A director is forced to work with his ex-wife, who left him for the boss of the studio bankrolling his new film. But the night before the first day of shooting, he develops a case of psychosomatic blindness.
Suffering from writer's block and eagerly awaiting his writing award, Harry Block remembers events from his past and scenes from his best-selling books as characters, real and fictional, come back to haunt him.
Al, Louise, Max and Sy - four literary types who work in the theater business - are discussing what they believe to be the real life truths underlying their work, Max who writes primarily tragic plays, and Sy who writes primarily comic plays. Al proceeds to tell them a real story of a troubled woman named Melinda Robicheaux showing up unexpectedly at a door in the middle of an important business dinner party. Melinda long ago left her physician husband to embark on a relationship with who she initially believed to be the man of her dreams, which ended up not being the case. Melinda tries to put her life back together with the help of select people at the dinner party, some who have their own ulterior motives. Melinda's appearance also opens up the cracks existing in the marriage of one of the couples at the dinner party, while it leads to the dissolution of a friendship that has existed since college. With this basic outline of a story, Max and Sy try to make their point of life being...Written by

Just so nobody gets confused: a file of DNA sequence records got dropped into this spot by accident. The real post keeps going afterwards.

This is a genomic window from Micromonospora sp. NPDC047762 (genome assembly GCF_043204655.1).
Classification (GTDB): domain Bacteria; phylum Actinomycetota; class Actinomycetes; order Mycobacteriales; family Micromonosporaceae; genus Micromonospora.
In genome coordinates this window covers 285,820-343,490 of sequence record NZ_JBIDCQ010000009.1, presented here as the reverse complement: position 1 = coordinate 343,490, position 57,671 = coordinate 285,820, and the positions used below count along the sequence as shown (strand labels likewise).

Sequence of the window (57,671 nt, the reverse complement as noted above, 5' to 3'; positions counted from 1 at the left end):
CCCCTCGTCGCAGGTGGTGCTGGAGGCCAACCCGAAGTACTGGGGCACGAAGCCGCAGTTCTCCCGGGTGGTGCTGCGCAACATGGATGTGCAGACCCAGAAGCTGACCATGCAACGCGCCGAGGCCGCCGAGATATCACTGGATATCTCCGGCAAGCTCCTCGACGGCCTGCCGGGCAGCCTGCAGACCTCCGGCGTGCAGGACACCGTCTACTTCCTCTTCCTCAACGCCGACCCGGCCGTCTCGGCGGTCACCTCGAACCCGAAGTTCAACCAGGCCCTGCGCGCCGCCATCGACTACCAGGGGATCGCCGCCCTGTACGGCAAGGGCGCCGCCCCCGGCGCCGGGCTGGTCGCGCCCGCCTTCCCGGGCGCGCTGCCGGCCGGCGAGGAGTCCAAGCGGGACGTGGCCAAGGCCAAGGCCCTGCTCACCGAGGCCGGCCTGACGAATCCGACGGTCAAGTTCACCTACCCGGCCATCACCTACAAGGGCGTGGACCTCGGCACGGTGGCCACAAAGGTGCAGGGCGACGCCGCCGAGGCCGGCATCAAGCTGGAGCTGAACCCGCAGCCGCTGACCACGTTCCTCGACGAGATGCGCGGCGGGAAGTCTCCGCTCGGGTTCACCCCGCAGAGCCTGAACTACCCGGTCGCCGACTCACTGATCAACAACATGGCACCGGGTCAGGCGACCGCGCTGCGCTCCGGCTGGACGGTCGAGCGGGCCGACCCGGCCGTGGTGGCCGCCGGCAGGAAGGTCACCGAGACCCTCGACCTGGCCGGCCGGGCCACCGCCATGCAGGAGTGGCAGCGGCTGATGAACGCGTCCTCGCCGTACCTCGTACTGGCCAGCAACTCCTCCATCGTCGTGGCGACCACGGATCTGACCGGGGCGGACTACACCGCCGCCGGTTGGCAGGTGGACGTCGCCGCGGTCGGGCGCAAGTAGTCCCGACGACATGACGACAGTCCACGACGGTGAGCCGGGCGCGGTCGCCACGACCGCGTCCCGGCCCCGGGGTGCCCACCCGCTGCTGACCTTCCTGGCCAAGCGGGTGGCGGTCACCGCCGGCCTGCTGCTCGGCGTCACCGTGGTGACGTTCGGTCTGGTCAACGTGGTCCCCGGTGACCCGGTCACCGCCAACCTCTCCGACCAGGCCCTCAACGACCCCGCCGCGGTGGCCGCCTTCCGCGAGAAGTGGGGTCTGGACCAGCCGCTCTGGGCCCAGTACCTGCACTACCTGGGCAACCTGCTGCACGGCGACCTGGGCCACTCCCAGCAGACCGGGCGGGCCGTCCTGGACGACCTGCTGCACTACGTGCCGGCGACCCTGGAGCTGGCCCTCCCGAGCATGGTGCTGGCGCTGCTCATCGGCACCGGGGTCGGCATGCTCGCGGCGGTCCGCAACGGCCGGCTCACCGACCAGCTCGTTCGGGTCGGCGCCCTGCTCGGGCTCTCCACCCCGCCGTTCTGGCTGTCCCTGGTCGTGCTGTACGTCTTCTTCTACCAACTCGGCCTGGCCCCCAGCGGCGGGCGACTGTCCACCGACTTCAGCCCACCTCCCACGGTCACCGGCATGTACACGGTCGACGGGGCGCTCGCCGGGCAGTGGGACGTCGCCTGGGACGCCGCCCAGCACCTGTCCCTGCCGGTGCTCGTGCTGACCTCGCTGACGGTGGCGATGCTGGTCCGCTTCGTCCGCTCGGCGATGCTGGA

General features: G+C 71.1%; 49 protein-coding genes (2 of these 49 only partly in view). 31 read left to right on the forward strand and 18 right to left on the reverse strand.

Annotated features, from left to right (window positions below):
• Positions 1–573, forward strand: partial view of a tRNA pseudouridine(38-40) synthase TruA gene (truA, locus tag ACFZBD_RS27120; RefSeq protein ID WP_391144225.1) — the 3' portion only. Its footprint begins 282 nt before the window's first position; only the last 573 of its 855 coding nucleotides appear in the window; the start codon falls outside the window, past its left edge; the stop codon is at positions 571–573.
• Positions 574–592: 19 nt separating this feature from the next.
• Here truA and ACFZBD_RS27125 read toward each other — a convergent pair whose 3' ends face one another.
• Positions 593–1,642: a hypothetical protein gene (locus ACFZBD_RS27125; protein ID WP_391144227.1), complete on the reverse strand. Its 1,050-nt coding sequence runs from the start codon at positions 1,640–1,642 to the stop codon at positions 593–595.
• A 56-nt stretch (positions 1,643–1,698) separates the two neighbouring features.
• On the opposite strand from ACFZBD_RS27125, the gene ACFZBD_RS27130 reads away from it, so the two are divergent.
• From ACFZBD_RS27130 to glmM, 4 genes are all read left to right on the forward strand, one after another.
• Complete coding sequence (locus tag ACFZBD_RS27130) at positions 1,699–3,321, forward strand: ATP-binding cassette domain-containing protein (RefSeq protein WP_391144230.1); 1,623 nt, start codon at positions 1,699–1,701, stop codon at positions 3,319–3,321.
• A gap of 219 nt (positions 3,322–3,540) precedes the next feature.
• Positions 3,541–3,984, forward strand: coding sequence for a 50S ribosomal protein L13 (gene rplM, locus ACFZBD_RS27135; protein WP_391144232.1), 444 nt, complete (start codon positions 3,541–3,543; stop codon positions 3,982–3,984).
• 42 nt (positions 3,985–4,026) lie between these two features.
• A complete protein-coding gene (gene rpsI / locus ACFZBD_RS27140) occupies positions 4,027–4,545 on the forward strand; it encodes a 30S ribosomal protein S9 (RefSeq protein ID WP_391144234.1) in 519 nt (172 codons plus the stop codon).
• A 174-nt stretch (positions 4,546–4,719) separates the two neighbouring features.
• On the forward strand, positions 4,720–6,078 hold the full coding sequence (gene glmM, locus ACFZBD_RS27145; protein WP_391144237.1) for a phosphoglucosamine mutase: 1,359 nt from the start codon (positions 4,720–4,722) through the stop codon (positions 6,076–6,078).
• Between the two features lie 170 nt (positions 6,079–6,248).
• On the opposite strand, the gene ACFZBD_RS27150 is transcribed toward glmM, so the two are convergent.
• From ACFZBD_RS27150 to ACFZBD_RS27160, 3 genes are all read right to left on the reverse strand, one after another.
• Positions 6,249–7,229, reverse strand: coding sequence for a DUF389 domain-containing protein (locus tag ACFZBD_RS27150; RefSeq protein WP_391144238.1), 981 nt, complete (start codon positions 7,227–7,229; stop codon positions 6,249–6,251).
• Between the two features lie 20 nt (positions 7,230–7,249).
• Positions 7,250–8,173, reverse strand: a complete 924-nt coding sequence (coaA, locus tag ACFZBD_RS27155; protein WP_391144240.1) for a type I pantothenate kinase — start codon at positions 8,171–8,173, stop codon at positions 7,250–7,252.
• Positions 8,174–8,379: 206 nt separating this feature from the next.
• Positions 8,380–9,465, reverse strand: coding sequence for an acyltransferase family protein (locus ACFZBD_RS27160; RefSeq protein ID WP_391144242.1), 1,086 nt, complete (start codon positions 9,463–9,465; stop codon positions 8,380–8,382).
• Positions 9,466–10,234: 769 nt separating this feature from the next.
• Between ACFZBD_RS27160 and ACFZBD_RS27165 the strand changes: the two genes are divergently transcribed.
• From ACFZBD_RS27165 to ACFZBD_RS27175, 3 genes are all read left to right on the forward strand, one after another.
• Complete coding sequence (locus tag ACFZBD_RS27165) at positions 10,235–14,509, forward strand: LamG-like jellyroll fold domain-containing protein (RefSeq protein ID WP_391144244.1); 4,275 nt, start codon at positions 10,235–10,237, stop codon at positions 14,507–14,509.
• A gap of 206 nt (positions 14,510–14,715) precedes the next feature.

Winona Ryder was originally cast as Melinda, but was forced to drop out, because no agency would insure her, due to her infamous arrest for shoplifting. Woody Allen stated in the book, "Conversations with Woody Allen", that he wanted to cast Ryder, but he couldn't get a bonding on her. See more »
When Melinda, Walt and Hobie are watching the first race at the race track, Walt says, "No! You did not bet on Bedazzler! That's a nine-to-one horse!" There then follows a scene of Melinda and Hobie talking, following by another scene of them watching a horse race with Walt, in which the dialogue track has been removed from underneath the musical score. However, if you look at Walt's lips during this second scene, he is clearly saying, once again, "No! You did not bet on Bedazzler! That's a nine-to-one horse!" See more »
I wish we could afford a place in the Hamptons. Everybody who's anybody has one.
Yeah, but if you're somebody who's nobody, it's no fun to be around anybody who's everybody.
See more »
Woody Allen as a stand-up comedian saw the humor in some of life's injustices. Here he suggests infidelity is one of those injustices. At first glance, this "open" attitude seems at odds with the fact that virtually all Woody Allen films have been love stories (even Bananas!); maybe they're really falling-in-love stories. To dramatize this story, he wisely included Rhadha Mitchell, Chloe Sevigny, and Chiwetel Ejiofor, whose performances were as hypnotic as their names (the others, in lesser roles, were also good). What happens is routine; it's just a set-up to evaluate various ways of reacting to infidelity. Some of the dialog is among the best I've heard. How we react to setbacks can be an important part of our lives (not as important as showing up, of course). Woody Allen's philosophy of life isn't rocket science: when possible, have a good time. And bring a friend.
4 of 4 people found this review helpful.
Was this review helpful to you?
| Report this